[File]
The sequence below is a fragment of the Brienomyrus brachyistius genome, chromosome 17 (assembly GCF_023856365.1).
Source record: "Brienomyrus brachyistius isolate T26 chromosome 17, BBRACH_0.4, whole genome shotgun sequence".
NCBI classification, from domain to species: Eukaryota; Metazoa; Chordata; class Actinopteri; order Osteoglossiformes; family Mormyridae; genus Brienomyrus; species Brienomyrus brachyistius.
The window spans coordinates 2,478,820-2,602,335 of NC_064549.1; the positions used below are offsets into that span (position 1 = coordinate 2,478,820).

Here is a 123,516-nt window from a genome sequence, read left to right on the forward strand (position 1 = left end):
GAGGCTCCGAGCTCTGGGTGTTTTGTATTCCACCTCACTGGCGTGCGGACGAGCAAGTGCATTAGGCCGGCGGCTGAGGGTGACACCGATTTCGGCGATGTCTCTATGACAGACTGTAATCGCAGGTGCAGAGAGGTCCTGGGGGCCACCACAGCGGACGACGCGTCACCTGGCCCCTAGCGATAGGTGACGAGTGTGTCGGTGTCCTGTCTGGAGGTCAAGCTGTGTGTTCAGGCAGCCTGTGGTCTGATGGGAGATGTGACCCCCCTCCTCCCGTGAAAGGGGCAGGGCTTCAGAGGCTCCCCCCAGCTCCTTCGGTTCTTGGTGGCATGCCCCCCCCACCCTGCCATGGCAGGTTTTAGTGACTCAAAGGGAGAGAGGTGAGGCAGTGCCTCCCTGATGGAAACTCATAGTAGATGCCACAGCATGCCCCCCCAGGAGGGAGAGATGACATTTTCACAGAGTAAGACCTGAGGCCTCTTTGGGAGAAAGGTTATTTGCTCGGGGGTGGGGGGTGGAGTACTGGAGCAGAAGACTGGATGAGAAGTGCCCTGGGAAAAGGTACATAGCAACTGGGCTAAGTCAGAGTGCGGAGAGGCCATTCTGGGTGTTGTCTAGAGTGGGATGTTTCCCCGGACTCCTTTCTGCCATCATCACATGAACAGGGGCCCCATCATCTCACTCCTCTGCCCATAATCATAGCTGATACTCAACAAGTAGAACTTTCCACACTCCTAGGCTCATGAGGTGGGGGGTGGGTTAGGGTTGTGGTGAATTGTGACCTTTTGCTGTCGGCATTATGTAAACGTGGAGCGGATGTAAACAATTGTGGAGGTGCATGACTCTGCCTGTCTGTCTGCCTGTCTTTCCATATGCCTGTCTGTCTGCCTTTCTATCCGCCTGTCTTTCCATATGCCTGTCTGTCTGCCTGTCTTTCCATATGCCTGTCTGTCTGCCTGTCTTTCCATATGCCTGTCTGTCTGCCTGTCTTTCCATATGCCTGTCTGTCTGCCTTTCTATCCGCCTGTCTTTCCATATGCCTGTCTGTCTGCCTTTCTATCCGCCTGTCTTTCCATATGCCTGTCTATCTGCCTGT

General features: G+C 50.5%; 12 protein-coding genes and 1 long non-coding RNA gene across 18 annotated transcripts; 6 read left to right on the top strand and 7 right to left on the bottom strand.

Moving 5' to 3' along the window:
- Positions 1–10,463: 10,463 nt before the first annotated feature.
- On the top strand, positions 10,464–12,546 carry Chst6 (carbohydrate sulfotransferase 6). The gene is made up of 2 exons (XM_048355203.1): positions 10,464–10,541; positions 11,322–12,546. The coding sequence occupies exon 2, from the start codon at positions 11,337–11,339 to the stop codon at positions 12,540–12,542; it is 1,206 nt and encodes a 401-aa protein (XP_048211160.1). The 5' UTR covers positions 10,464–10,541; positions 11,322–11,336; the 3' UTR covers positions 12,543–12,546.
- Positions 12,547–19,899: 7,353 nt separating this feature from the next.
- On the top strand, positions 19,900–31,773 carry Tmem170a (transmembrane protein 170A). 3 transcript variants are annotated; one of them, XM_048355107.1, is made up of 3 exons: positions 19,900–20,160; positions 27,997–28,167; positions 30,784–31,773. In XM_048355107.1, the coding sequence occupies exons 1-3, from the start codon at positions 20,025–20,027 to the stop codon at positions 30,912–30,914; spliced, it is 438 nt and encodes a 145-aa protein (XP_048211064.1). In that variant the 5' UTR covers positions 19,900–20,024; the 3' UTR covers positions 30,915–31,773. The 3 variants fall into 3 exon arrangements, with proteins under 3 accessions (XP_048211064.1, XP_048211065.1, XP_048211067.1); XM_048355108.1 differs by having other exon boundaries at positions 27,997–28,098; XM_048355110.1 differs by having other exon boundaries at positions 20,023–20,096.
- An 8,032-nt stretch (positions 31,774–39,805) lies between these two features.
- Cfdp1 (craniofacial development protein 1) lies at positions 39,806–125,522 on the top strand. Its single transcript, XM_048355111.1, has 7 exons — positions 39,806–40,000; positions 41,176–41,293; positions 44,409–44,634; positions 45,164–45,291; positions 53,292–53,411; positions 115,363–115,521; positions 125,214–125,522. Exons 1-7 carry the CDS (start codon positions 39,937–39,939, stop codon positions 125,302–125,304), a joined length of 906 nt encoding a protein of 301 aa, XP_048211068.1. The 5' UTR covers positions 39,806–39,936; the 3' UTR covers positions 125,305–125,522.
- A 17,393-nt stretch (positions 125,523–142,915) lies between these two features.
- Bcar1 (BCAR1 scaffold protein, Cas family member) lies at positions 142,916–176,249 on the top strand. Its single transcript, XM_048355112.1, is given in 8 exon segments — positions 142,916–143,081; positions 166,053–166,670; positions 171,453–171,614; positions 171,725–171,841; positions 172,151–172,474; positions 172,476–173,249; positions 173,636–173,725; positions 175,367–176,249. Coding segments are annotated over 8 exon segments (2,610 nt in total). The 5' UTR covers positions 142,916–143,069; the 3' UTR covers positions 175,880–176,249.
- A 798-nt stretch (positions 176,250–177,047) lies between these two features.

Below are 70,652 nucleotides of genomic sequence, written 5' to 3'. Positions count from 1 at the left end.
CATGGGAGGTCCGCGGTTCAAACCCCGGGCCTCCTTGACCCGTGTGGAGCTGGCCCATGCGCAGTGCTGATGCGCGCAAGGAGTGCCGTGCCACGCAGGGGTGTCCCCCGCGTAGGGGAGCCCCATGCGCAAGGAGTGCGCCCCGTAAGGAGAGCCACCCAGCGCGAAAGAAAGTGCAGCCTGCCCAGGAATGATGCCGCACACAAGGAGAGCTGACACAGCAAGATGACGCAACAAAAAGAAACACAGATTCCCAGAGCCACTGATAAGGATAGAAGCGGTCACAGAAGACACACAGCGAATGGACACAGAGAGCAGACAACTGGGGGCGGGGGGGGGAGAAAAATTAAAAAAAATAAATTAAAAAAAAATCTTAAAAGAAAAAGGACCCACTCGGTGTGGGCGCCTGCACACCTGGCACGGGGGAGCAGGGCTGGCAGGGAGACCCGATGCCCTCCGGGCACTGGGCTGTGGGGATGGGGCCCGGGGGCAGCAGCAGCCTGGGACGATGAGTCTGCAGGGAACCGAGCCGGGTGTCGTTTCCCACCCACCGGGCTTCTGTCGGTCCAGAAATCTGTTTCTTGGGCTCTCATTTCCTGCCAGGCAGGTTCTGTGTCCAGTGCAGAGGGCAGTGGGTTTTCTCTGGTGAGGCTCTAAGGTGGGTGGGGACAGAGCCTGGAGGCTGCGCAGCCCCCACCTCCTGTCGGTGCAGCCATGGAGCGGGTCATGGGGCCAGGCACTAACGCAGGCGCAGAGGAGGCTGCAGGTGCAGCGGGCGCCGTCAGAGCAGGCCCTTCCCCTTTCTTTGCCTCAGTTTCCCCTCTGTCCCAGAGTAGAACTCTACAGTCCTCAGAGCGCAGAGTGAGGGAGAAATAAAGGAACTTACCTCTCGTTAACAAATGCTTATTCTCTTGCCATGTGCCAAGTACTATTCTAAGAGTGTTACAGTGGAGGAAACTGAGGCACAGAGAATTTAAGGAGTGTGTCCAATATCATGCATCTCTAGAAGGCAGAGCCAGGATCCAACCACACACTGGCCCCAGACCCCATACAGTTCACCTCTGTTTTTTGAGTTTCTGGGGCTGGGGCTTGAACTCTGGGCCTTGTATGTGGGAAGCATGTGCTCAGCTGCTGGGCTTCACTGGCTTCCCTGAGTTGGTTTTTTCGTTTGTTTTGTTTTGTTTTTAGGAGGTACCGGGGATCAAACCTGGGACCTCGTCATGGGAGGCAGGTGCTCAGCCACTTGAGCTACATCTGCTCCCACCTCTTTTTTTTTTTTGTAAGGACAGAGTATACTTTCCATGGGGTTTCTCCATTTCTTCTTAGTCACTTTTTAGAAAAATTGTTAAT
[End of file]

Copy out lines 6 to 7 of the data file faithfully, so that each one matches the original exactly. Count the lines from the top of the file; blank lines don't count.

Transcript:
GAGGCTCCGAGCTCTGGGTGTTTTGTATTCCACCTCACTGGCGTGCGGACGAGCAAGTGCATTAGGCCGGCGGCTGAGGGTGACACCGATTTCGGCGATGTCTCTATGACAGACTGTAATCGCAGGTGCAGAGAGGTCCTGGGGGCCACCACAGCGGACGACGCGTCACCTGGCCCCTAGCGATAGGTGACGAGTGTGTCGGTGTCCTGTCTGGAGGTCAAGCTGTGTGTTCAGGCAGCCTGTGGTCTGATGGGAGATGTGACCCCCCTCCTCCCGTGAAAGGGGCAGGGCTTCAGAGGCTCCCCCCAGCTCCTTCGGTTCTTGGTGGCATGCCCCCCCCACCCTGCCATGGCAGGTTTTAGTGACTCAAAGGGAGAGAGGTGAGGCAGTGCCTCCCTGATGGAAACTCATAGTAGATGCCACAGCATGCCCCCCCAGGAGGGAGAGATGACATTTTCACAGAGTAAGACCTGAGGCCTCTTTGGGAGAAAGGTTATTTGCTCGGGGGTGGGGGGTGGAGTACTGGAGCAGAAGACTGGATGAGAAGTGCCCTGGGAAAAGGTACATAGCAACTGGGCTAAGTCAGAGTGCGGAGAGGCCATTCTGGGTGTTGTCTAGAGTGGGATGTTTCCCCGGACTCCTTTCTGCCATCATCACATGAACAGGGGCCCCATCATCTCACTCCTCTGCCCATAATCATAGCTGATACTCAACAAGTAGAACTTTCCACACTCCTAGGCTCATGAGGTGGGGGGTGGGTTAGGGTTGTGGTGAATTGTGACCTTTTGCTGTCGGCATTATGTAAACGTGGAGCGGATGTAAACAATTGTGGAGGTGCATGACTCTGCCTGTCTGTCTGCCTGTCTTTCCATATGCCTGTCTGTCTGCCTTTCTATCCGCCTGTCTTTCCATATGCCTGTCTGTCTGCCTGTCTTTCCATATGCCTGTCTGTCTGCCTGTCTTTCCATATGCCTGTCTGTCTGCCTGTCTTTCCATATGCCTGTCTGTCTGCCTTTCTATCCGCCTGTCTTTCCATATGCCTGTCTGTCTGCCTTTCTATCCGCCTGTCTTTCCATATGCCTGTCTATCTGCCTGT

General features: G+C 50.5%; 12 protein-coding genes and 1 long non-coding RNA gene across 18 annotated transcripts; 6 read left to right on the top strand and 7 right to left on the bottom strand.